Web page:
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Bedford Village Fourth Graders Count, Measure, Write and Draw During Garden Workshop
“Ohh, it’s so good!”
“It’s a little spicy.”
“Oh, that’s disgusting.”
Three fourth-grade students at Bedford Village Elementary School had very different reactions to tasting chive flowers during a recent garden workshop. Throughout their session, students tasted and harvested fruits and vegetables, planted seeds and drew garden maps.
“It’s important to understand what’s in the garden,” said Abby Einstein from Kaleidoscope Garden Design, who was facilitating the workshop. “It’s important to know what each plant gives to the soil and what it takes from the soil. We pay attention to how things grow, and we rotate where they are planted.”
Einstein pointed out the green beans, noting that they give soil nitrogen.
“When we harvest those, we’ll want to think about what needs nitrogen and plant it there,” she said.
While one group of students planted radish seeds and harvested ripe and ready green beans, chives, tomatoes, celery and more, a second group worked on their garden maps.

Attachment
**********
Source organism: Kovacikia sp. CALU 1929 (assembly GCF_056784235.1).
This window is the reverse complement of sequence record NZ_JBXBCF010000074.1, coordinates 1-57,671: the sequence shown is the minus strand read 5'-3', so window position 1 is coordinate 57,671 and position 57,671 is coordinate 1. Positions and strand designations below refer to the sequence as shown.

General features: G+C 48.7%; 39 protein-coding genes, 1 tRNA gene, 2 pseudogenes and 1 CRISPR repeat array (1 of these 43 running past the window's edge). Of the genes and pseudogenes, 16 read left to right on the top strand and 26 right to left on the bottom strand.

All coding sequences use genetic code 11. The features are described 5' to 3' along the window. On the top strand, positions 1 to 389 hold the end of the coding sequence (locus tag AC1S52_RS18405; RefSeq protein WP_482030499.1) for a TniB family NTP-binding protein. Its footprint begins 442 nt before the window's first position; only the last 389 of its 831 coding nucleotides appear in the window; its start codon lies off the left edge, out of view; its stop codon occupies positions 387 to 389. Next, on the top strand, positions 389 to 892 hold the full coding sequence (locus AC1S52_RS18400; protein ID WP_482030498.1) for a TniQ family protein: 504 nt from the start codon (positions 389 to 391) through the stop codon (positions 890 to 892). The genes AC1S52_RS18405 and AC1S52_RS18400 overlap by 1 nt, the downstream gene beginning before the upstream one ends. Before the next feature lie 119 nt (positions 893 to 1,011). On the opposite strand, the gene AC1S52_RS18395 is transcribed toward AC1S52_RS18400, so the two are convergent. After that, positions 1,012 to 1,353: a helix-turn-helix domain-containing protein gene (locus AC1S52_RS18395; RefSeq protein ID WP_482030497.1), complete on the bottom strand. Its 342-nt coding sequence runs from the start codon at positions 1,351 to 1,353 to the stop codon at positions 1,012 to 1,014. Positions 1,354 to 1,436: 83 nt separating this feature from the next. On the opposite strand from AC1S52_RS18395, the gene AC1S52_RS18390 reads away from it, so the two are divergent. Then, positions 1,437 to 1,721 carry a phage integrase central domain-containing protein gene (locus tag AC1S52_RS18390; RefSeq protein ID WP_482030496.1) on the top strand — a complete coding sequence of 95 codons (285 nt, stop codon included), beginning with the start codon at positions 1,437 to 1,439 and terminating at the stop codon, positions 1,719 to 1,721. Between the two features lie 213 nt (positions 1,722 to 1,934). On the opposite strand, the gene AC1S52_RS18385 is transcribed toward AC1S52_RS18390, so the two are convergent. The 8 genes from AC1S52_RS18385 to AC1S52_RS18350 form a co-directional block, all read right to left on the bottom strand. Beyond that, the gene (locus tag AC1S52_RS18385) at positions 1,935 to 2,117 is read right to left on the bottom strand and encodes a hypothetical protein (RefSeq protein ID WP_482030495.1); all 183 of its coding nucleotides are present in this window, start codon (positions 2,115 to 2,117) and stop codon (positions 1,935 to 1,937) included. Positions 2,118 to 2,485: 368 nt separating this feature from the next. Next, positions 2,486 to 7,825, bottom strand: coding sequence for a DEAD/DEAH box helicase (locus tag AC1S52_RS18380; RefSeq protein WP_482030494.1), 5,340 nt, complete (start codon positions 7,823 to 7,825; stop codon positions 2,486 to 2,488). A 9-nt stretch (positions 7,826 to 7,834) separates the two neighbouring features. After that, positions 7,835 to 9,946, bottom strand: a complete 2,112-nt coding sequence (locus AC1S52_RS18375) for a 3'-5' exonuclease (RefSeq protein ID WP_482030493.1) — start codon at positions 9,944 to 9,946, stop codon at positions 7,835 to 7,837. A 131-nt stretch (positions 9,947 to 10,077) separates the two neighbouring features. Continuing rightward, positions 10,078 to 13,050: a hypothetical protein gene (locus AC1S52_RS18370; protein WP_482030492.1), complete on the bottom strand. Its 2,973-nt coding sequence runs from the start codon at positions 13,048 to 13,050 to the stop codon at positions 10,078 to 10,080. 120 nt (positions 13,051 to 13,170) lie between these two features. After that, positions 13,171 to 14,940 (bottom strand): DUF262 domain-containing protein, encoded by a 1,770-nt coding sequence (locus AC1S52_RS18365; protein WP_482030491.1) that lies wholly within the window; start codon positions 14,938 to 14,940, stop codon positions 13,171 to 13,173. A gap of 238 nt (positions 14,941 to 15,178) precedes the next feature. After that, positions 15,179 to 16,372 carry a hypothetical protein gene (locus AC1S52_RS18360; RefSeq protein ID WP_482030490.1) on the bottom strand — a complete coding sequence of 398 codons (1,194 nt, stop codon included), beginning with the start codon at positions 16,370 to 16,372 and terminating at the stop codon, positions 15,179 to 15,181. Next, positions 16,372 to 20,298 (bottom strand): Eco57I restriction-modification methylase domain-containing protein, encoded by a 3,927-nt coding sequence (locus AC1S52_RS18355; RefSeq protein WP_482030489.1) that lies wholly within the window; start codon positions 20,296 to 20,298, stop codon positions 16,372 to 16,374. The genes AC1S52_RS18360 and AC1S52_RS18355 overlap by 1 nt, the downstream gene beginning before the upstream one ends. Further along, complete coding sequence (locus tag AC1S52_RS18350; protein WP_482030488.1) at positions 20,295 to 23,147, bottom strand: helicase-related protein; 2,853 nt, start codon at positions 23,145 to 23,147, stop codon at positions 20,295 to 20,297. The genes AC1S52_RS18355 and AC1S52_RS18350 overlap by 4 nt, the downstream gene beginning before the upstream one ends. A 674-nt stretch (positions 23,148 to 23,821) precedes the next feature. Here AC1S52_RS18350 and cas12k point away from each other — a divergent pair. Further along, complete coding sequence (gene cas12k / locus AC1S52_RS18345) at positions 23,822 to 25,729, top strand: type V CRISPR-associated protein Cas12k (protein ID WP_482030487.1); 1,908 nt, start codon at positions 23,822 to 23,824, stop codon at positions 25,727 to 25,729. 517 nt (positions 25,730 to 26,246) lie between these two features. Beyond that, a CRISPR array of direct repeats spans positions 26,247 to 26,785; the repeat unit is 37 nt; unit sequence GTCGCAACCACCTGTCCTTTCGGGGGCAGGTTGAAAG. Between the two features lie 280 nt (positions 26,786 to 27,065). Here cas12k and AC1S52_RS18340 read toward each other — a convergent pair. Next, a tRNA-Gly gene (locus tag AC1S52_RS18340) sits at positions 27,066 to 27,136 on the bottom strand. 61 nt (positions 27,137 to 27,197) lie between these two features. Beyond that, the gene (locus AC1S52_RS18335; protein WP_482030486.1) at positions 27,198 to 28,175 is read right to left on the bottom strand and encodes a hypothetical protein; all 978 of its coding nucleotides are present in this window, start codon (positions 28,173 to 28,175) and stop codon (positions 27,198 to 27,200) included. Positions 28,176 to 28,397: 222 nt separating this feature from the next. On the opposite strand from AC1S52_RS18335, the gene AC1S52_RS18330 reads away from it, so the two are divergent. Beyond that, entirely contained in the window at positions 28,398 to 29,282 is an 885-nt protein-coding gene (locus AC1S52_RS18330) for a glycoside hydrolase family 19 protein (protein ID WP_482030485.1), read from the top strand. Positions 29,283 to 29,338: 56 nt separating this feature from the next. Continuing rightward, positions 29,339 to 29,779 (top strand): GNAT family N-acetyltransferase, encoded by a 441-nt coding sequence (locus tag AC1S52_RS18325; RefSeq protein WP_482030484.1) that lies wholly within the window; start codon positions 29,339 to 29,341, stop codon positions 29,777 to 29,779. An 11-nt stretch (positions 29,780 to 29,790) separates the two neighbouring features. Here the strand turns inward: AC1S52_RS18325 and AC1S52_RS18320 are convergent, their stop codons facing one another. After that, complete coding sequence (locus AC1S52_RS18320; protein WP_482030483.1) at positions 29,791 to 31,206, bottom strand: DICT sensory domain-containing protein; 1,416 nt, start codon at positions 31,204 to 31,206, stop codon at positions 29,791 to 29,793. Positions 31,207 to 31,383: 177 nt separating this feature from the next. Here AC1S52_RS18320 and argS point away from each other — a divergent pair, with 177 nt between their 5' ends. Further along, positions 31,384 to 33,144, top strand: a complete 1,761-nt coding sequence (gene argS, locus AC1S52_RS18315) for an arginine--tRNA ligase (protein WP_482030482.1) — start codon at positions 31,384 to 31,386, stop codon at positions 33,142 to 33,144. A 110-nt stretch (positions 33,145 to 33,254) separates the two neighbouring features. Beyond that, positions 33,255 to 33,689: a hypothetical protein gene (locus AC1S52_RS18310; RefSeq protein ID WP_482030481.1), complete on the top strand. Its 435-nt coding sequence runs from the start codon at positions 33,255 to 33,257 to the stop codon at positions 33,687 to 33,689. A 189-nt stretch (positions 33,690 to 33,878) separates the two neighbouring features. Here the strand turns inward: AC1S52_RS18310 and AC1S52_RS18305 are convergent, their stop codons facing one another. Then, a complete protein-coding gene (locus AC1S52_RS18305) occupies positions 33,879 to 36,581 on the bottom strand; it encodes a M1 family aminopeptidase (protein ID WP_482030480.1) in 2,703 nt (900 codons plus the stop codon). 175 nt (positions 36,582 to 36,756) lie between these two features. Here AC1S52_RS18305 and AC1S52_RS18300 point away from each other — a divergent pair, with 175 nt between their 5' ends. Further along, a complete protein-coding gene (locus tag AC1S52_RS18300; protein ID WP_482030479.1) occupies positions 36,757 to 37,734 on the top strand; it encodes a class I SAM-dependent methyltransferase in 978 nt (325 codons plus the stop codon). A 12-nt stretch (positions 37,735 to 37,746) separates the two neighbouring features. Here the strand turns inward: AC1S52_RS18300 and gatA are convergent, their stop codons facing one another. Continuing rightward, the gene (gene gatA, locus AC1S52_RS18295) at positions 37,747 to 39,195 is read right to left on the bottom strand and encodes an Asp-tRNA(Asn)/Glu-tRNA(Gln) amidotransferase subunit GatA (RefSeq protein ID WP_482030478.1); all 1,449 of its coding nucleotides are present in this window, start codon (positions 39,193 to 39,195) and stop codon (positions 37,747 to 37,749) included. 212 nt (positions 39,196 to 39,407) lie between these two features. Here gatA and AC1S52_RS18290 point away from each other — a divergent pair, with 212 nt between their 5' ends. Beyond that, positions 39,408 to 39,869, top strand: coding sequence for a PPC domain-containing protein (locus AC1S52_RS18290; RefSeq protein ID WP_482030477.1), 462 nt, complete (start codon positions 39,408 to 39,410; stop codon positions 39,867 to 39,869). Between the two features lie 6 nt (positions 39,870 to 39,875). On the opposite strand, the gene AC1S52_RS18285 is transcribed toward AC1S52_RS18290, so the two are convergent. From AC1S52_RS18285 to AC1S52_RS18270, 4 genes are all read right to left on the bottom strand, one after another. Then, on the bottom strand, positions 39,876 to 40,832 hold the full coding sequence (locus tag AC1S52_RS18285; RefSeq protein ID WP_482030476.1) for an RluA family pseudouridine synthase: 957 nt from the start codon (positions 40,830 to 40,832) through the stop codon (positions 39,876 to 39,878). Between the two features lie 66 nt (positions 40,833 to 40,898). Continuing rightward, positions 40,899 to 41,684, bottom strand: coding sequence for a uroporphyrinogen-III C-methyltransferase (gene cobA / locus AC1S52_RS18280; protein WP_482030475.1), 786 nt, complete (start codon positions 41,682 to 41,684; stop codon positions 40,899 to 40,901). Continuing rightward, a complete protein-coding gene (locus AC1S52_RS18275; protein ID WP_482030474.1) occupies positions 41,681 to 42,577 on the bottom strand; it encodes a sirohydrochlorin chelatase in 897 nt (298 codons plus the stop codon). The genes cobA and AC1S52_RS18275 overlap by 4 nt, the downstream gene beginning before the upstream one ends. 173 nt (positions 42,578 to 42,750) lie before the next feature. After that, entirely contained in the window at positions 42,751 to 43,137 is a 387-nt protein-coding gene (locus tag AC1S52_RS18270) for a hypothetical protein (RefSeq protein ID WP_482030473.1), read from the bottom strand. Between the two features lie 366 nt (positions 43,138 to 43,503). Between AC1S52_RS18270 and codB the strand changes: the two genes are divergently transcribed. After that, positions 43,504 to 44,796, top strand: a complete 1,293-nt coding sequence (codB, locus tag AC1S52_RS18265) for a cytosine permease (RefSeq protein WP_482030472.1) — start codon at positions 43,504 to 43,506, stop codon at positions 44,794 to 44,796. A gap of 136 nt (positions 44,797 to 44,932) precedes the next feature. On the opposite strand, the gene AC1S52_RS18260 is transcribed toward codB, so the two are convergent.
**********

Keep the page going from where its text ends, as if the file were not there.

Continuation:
“Our garden is laid out in beds,” fourth-grade teacher Linda Jahier told her students. “There are rectangles filled with different crops. So, when you map it, you will walk around drawing the different boxes.”
Students were reminded to take special note of how things were growing while they made their maps and to hypothesize about why or why not certain crops were growing well.
“Those tomatoes aren’t growing so great,” pointed out Harlan White. “There’s no sun.”
While their classmates were taking special note of what and how things were growing, the other group was planting radish seeds and learning to use a non-standard measuring tool.
“Check this out,” Einstein said. “Nail to knuckle is an inch on most fingers. Try it. Put your finger up next to one of your friends’. It’s about the same size, right?”
Students gasped as they realized that no matter who they compared with — whether a student or an adult — the size was about the same. They used this new way of measuring to make sure the seeds they planted were about an inch deep.
The experience was not only multisensory but multidisciplinary, with students counting, measuring, writing and drawing while they explored the school’s garden.
“There are a lot of fruits and vegetables here,” noted Michelangelo Mastrogiacomo with wonder. “I thought there were only like six different kinds, but there are more like 12.”
The garden workshop was in keeping with the Bedford Central School District’s commitment to “active, connected learning” because it provided students with a hands-on learning experience, the opportunity to work together and to ask questions.